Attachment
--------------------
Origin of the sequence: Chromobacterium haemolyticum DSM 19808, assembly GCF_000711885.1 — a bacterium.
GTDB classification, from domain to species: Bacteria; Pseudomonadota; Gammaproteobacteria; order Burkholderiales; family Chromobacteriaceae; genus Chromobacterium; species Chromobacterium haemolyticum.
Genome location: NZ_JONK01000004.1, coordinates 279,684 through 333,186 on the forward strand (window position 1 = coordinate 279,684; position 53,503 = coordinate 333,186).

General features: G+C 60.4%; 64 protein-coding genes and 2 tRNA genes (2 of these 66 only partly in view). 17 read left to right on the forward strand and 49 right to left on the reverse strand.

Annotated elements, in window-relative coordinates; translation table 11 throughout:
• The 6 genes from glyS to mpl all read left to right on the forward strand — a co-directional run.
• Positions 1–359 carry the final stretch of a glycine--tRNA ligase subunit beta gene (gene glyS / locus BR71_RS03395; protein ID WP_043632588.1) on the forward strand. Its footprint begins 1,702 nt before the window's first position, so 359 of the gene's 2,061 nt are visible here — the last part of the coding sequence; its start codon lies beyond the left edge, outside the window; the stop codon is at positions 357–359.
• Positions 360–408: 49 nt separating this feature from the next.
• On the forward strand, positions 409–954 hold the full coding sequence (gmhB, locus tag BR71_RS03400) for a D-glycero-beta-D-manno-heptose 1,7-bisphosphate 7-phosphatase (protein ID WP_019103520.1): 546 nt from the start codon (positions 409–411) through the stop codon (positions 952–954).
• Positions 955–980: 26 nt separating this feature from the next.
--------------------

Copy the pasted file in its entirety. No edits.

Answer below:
Origin of the sequence: Chromobacterium haemolyticum DSM 19808, assembly GCF_000711885.1 — a bacterium.
GTDB classification, from domain to species: Bacteria; Pseudomonadota; Gammaproteobacteria; order Burkholderiales; family Chromobacteriaceae; genus Chromobacterium; species Chromobacterium haemolyticum.
Genome location: NZ_JONK01000004.1, coordinates 279,684 through 333,186 on the forward strand (window position 1 = coordinate 279,684; position 53,503 = coordinate 333,186).

General features: G+C 60.4%; 64 protein-coding genes and 2 tRNA genes (2 of these 66 only partly in view). 17 read left to right on the forward strand and 49 right to left on the reverse strand.

Annotated elements, in window-relative coordinates; translation table 11 throughout:
• The 6 genes from glyS to mpl all read left to right on the forward strand — a co-directional run.
• Positions 1–359 carry the final stretch of a glycine--tRNA ligase subunit beta gene (gene glyS / locus BR71_RS03395; protein ID WP_043632588.1) on the forward strand. Its footprint begins 1,702 nt before the window's first position, so 359 of the gene's 2,061 nt are visible here — the last part of the coding sequence; its start codon lies beyond the left edge, outside the window; the stop codon is at positions 357–359.
• Positions 360–408: 49 nt separating this feature from the next.
• On the forward strand, positions 409–954 hold the full coding sequence (gmhB, locus tag BR71_RS03400) for a D-glycero-beta-D-manno-heptose 1,7-bisphosphate 7-phosphatase (protein ID WP_019103520.1): 546 nt from the start codon (positions 409–411) through the stop codon (positions 952–954).
• Positions 955–980: 26 nt separating this feature from the next.